China frequently dismisses criticism over its domestic policies – particularly in Tibet – as interference in its internal affairs.

Muted city

The 2008 Olympics have been described as the most politicised Games since the boycott era of the early 1980s.

Pollution graph

But after a succession of controversial issues in the build-up to the Games, the focus is now shifting to the opening ceremony.

It has taken seven years of planning, and costs are estimated to have hit a record-breaking $40bn (£20bn).

Film director Zhang Yimou has been charged with portraying 5,000 years of Chinese history in one show.

It will be staged at China’s new national stadium – known as the Bird’s Nest because of its steel lattice construction – and some 10,000 performers will take part.

Jacques Rogge, the head of the International Olympic Committee, who has repeatedly defended the decision to let China host the Olympics, said he hoped the Games would help the world to understand China, and China to understand the world.

But human-rights groups have continued to condemn curbs on journalists covering the Games.

In a statement issued on Friday, the New York-based group Human Rights Watch said: “As the 2008 Olympic Games open in Beijing, foreign journalists in China face a host of severe restrictions, ranging from harassment to a censored internet.”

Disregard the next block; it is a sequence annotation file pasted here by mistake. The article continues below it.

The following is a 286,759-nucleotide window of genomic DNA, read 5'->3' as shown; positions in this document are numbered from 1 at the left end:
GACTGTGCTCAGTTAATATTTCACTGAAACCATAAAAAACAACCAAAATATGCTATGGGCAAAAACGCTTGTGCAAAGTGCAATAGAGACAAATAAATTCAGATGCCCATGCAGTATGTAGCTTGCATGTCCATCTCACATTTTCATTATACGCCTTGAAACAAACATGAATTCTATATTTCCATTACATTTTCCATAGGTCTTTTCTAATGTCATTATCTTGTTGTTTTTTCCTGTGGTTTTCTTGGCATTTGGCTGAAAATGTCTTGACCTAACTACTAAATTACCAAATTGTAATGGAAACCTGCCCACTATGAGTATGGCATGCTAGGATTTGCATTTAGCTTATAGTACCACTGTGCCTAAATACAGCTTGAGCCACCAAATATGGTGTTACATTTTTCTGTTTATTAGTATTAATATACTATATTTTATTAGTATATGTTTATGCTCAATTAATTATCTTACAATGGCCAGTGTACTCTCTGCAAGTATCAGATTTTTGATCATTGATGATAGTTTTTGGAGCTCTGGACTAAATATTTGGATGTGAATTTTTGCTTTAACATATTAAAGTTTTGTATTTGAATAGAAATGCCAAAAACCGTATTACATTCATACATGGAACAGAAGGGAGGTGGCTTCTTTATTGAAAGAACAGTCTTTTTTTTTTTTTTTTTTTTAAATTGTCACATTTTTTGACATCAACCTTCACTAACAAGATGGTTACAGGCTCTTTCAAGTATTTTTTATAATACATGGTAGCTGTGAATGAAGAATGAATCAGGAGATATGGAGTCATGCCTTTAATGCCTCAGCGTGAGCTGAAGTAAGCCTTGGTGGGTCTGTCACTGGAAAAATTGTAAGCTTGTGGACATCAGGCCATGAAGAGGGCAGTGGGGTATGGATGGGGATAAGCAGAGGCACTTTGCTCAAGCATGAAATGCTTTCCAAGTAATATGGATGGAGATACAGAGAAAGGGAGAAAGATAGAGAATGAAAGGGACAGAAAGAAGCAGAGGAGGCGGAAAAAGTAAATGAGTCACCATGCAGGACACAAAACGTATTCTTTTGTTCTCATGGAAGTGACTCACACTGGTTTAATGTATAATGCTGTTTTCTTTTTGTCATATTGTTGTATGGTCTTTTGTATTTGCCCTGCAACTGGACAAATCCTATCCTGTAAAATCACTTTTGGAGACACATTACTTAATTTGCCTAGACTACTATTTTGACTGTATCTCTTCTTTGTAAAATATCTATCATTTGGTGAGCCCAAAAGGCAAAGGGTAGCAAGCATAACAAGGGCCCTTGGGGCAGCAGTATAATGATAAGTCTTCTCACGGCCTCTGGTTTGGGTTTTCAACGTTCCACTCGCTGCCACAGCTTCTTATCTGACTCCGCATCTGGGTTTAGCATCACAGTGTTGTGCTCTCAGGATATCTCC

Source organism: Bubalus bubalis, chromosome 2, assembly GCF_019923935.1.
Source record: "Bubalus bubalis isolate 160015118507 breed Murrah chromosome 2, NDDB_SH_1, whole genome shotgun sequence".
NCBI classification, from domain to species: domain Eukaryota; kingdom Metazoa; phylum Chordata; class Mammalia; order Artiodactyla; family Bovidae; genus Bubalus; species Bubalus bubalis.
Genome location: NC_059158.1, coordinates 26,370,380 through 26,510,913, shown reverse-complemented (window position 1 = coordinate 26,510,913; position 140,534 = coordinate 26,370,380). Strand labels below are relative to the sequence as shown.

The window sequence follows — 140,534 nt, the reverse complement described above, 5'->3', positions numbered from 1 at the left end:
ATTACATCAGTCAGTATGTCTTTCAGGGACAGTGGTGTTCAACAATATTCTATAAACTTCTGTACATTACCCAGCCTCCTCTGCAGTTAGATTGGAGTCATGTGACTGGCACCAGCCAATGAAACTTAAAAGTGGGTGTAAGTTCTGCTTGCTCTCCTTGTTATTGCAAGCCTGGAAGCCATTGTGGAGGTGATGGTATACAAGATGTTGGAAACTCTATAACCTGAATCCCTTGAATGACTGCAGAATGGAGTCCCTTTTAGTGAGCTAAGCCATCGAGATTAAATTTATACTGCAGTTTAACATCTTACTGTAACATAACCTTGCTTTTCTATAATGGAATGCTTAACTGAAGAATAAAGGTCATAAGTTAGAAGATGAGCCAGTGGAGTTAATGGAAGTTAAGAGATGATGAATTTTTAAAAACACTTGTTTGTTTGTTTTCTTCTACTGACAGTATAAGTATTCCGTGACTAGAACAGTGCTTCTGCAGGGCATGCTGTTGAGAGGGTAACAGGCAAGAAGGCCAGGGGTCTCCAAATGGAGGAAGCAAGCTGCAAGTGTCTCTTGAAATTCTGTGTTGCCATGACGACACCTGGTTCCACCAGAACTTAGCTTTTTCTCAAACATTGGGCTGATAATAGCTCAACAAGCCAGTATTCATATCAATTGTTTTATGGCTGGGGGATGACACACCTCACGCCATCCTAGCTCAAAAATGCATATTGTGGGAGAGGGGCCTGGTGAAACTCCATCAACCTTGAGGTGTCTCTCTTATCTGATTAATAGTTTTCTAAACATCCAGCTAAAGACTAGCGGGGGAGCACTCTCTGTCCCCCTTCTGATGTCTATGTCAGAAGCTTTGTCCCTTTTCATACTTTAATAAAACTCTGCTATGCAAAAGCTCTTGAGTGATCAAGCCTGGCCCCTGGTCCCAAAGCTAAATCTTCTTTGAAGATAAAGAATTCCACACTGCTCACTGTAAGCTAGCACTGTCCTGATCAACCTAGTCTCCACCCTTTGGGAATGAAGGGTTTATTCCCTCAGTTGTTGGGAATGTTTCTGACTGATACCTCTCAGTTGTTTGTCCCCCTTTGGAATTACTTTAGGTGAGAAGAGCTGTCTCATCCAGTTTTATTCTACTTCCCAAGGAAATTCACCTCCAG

With the authorities determined to clamp down on any possible security concern, some 100,000 extra troops and police have been deployed in the capital over recent weeks.

The BBC’s Michael Bristow, in Beijing, described the mood in the city as muted.

He said streets had been blocked off, there were few cars on the roads and Olympic volunteers seemed to outnumber ordinary people.

China’s ‘extraordinary’ effort

On the morning of the opening ceremony, a BBC reading suggested Beijing’s air quality remained below World Health Organization (WHO) standards.

Visibility was also very poor on Friday, with one official warning that the cloud could interfere with the ceremony.

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“There are clouds covering Beijing and we are really concerned that will have an influence on tonight’s ceremony,” said Guo Hu, director of the Beijing Meteorological Observatory.

But Mr Guo is predicting that heavy rain over the weekend will clear the skies, and he warned that hazy conditions should not be confused with high levels of pollution.

“If the visibility is not good it does not mean the air quality is not good,” he said.

On Thursday, Mr Rogge said if the pollution was bad, events which lasted more than an hour could be shifted or postponed.

But he also praised China’s “extraordinary” efforts to cut pollution ahead of the Games, saying there was no danger to athletes’ health.